- #36

d_leet

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frenkie said:end behavior is a straight line going to negative and positive infinity?

What are you talking about? What does the graph of the function y = sin(x) look like?

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- Thread starter frenkie
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- #36

d_leet

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frenkie said:end behavior is a straight line going to negative and positive infinity?

What are you talking about? What does the graph of the function y = sin(x) look like?

- #37

frenkie

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its an even graph going up to 1 and down to -1...

- #38

HallsofIvy

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- #39

arildno

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What does the graph tell you?

- #40

frenkie

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it tells you that the roots of sin(x/2) are at -2Pi, o and 2Pi? this is HARD!

- #41

d_leet

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frenkie said:it tells you that the roots of sin(x/2) are at -2Pi, o and 2Pi? this is HARD!

Yes... But there are a lot more zeros than that... What do you know about the sine function?

- #42

frenkie

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- #43

d_leet

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frenkie said:

How can you be asking these questions when you are supposed to be finding the extrema of this function? Surely you must be in a calculus class, and in my experience most calculus classes require some prerequisite knowledge of trigonometry and trigonometric functions. You do realize that the sine funtion is a trigonometric fundtion right?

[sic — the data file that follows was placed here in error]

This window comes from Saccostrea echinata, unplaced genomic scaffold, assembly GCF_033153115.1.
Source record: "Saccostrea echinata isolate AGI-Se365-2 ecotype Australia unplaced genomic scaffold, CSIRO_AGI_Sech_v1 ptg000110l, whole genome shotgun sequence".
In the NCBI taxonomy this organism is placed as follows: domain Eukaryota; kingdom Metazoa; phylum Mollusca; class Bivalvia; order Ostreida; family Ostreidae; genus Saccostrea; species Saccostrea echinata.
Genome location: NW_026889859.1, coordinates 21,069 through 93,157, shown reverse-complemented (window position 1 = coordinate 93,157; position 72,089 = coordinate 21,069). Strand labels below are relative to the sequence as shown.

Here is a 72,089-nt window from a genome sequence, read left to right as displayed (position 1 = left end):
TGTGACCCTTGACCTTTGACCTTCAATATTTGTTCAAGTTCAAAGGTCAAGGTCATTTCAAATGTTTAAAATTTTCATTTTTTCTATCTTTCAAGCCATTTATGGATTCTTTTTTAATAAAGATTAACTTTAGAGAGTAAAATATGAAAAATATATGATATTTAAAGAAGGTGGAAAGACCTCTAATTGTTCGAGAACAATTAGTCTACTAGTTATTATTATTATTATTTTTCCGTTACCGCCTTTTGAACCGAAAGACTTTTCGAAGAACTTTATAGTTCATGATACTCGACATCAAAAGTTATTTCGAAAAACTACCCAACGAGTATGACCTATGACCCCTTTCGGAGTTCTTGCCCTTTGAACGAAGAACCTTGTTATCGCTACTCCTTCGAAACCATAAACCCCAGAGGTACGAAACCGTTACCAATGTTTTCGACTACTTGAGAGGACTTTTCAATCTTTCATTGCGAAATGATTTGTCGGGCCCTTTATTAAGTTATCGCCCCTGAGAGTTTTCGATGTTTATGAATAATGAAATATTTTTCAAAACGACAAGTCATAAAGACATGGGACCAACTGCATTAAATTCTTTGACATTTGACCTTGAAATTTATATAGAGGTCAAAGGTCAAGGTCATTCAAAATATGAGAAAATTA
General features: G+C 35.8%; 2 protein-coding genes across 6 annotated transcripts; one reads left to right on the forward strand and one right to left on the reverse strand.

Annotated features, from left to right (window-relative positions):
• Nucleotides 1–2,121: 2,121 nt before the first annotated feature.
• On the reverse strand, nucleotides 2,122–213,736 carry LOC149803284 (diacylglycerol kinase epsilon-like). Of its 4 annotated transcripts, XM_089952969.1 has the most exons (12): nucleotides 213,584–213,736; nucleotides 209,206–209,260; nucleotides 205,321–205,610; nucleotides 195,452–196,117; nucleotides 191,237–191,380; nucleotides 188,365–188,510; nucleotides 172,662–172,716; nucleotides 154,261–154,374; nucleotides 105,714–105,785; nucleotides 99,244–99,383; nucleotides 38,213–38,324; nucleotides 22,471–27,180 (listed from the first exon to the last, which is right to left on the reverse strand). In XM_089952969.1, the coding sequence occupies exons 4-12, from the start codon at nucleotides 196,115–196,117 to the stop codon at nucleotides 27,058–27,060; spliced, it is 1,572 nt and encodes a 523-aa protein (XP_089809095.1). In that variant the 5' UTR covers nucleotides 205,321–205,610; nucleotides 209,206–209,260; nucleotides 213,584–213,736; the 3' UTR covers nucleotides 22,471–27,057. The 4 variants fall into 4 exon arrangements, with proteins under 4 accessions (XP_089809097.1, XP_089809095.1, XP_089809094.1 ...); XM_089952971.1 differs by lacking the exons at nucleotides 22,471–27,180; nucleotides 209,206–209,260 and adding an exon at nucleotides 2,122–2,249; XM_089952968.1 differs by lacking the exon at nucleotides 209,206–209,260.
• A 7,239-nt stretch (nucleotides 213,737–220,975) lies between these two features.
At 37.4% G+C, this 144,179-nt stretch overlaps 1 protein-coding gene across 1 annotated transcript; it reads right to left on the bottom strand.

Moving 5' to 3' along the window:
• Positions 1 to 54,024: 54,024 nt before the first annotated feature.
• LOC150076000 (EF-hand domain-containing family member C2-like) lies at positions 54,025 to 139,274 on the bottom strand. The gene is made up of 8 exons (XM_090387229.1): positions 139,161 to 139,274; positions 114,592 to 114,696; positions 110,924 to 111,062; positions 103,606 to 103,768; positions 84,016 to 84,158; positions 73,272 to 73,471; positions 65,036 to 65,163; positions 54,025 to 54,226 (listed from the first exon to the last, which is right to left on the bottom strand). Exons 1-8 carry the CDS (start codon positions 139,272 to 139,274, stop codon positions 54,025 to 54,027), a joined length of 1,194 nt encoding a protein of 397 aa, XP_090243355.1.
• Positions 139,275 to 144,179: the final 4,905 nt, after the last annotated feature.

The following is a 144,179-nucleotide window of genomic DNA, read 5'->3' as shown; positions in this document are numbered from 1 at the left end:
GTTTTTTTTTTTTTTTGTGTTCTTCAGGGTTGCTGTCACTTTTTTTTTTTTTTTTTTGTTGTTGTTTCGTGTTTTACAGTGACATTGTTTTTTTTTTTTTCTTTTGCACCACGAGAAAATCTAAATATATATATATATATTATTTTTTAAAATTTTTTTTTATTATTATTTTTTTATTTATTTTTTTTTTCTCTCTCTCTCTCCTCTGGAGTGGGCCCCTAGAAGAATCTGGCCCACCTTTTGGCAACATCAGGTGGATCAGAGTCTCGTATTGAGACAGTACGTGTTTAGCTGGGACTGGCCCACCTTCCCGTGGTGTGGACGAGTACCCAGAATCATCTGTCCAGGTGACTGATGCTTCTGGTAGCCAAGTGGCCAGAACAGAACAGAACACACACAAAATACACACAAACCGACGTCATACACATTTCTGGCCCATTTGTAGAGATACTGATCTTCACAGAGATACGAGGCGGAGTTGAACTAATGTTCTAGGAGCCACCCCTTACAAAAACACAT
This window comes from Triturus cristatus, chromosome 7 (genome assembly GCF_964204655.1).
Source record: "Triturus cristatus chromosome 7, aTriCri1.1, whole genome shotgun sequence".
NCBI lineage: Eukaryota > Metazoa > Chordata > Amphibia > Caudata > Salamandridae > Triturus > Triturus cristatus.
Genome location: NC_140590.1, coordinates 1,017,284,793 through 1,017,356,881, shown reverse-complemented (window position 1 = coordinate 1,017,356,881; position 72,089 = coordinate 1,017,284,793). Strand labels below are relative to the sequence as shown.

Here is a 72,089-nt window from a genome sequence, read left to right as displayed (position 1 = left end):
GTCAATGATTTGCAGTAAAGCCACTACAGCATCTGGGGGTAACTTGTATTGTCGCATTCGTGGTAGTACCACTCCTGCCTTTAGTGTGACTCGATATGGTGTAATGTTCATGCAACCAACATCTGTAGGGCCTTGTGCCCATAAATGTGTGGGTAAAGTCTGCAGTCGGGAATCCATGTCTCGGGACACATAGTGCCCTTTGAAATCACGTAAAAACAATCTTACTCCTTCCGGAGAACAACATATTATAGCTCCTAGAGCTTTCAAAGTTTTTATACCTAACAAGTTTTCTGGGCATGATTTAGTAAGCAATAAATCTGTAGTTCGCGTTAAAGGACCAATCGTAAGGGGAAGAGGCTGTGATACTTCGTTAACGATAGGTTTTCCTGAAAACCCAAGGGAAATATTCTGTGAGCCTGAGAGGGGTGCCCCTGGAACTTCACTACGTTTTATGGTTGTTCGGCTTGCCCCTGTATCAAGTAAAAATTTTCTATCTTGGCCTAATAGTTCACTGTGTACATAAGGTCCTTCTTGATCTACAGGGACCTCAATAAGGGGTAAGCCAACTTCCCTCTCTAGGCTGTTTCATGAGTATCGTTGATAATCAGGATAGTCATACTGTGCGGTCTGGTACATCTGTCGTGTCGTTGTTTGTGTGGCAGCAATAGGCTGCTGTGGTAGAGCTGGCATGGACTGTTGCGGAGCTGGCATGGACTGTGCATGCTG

Next, What does it mean mathematically for a function to be even? Because f(x) = sin(x) is absolutely not an even function.

If a function is even it satisfies the following equlity.

f(x) = f(-x)

graphically this means that the function is symmetric about the y axis.

I have no clue what you mean by "limits at positive and negative infinity" because you give no context for them in the post I have quoted.

And when I say there are a lot more than three zeros, I specifically mean that there are an infinite number of zeros for the function y = sin(x/2) just as there are of the function y = sin(x). If you do not know this you are in no position to be speaking of the limits as x goes to positive or negative infinity, or finding the local extrema of this function. I suggest that you do a bit of research on the sine function before you make any more attempts at this problem.

- #44

frenkie

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can u tell me what is greater then 2Pi on a unit circle? please. thats what i need to know.

- #45

d_leet

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frenkie said:can u tell me what is greater then 2Pi on a unit circle? please. thats what i need to know.

What are you talking about?

- #46

frenkie

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- #47

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- #48

d_leet

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frenkie said:

It would really help if you would give some context as to what you are talking about, however I would suppose that 3pi, 4pi, 5pi, 1729pi etc.. would all be greater that 2pi...

- #49

HallsofIvy

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